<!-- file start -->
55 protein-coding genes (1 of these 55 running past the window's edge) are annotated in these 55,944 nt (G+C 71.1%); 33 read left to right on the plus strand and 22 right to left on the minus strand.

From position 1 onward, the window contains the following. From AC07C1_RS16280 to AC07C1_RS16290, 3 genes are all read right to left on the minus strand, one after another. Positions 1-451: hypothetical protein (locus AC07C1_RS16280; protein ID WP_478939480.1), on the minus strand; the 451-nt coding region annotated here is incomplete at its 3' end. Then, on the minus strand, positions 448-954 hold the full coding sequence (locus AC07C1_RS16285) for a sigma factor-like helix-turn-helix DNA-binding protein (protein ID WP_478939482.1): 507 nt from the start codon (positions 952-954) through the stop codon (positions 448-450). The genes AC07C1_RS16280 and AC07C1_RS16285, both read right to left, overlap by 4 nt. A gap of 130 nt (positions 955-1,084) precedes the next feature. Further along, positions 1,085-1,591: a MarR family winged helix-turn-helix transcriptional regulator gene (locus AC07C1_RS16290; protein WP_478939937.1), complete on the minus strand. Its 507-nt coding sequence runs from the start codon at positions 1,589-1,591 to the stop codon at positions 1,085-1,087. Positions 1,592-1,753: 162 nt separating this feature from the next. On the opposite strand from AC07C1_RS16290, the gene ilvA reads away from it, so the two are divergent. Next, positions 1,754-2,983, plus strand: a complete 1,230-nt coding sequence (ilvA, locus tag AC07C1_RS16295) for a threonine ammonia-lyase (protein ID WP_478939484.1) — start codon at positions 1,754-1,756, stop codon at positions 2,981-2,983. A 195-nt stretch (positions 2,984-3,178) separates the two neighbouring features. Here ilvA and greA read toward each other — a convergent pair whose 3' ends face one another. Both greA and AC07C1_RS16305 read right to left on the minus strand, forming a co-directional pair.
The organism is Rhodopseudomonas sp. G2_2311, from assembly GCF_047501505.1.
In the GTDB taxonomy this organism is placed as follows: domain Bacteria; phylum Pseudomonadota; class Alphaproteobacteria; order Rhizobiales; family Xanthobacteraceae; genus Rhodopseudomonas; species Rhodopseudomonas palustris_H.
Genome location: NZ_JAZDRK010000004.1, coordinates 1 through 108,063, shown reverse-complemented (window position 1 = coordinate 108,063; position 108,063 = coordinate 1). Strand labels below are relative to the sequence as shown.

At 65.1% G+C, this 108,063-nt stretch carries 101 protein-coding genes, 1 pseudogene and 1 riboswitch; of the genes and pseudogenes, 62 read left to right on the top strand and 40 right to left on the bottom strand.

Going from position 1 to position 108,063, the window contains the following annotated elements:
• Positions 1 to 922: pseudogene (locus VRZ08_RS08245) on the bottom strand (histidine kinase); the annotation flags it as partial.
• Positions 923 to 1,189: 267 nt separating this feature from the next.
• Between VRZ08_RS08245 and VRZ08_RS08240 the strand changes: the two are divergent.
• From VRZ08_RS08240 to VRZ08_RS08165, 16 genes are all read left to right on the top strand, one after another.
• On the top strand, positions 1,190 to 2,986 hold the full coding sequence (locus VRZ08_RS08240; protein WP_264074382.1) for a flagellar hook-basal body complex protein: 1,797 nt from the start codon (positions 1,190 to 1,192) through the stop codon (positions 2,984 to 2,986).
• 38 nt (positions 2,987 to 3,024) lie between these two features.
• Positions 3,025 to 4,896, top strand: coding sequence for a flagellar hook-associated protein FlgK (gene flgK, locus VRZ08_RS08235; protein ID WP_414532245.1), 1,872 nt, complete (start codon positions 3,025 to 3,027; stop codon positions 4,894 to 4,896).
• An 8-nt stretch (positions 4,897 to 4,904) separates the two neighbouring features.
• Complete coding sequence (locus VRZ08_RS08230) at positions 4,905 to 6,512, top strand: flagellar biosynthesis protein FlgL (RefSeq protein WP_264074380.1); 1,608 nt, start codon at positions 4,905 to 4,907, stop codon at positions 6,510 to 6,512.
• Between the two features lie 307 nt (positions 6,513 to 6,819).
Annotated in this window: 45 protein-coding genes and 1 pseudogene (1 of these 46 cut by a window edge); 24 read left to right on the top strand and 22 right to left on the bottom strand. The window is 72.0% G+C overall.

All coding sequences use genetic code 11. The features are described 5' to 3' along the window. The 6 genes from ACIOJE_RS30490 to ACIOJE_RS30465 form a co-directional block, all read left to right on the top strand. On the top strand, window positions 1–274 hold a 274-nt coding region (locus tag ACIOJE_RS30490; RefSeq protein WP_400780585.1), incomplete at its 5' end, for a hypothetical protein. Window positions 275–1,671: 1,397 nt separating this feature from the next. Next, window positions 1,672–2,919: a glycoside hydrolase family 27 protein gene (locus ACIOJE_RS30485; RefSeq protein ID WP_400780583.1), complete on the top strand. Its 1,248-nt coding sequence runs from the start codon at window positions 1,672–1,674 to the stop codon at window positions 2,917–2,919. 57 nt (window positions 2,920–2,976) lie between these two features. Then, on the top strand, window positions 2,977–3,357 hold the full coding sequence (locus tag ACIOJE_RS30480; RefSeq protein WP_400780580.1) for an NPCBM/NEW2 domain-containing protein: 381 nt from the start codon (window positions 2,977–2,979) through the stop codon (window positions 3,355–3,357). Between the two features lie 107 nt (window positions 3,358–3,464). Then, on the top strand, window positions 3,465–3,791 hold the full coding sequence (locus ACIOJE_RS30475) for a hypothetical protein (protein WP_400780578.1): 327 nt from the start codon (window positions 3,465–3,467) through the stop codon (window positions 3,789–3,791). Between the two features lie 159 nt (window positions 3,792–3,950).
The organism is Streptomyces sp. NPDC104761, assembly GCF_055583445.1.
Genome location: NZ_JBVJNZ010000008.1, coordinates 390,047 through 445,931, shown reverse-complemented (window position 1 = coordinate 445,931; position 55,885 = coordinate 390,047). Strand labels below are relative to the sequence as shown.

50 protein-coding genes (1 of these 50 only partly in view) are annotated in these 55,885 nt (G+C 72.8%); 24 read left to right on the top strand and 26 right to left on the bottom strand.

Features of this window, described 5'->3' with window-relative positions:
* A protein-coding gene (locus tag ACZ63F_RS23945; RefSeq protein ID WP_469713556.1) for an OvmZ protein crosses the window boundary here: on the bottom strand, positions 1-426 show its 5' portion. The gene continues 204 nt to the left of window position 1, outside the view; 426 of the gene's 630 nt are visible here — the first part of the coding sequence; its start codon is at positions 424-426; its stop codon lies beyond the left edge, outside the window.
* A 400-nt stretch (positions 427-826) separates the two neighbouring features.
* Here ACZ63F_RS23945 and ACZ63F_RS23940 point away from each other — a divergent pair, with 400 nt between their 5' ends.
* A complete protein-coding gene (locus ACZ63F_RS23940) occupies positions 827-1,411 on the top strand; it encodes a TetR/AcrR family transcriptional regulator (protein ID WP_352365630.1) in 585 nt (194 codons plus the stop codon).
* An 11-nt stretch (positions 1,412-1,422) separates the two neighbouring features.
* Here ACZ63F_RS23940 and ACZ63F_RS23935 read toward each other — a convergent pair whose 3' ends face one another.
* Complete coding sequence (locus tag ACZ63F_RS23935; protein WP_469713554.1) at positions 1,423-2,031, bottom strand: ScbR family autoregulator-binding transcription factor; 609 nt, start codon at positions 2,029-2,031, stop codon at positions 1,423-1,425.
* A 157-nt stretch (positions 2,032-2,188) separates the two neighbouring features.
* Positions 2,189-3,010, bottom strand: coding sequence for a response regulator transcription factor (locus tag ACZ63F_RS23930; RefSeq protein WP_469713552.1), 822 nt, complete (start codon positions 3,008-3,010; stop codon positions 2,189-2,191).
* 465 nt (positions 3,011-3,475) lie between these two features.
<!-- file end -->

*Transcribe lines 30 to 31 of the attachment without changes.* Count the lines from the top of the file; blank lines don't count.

* Complete coding sequence (locus tag ACZ63F_RS23935; protein WP_469713554.1) at positions 1,423-2,031, bottom strand: ScbR family autoregulator-binding transcription factor; 609 nt, start codon at positions 2,029-2,031, stop codon at positions 1,423-1,425.
* A 157-nt stretch (positions 2,032-2,188) separates the two neighbouring features.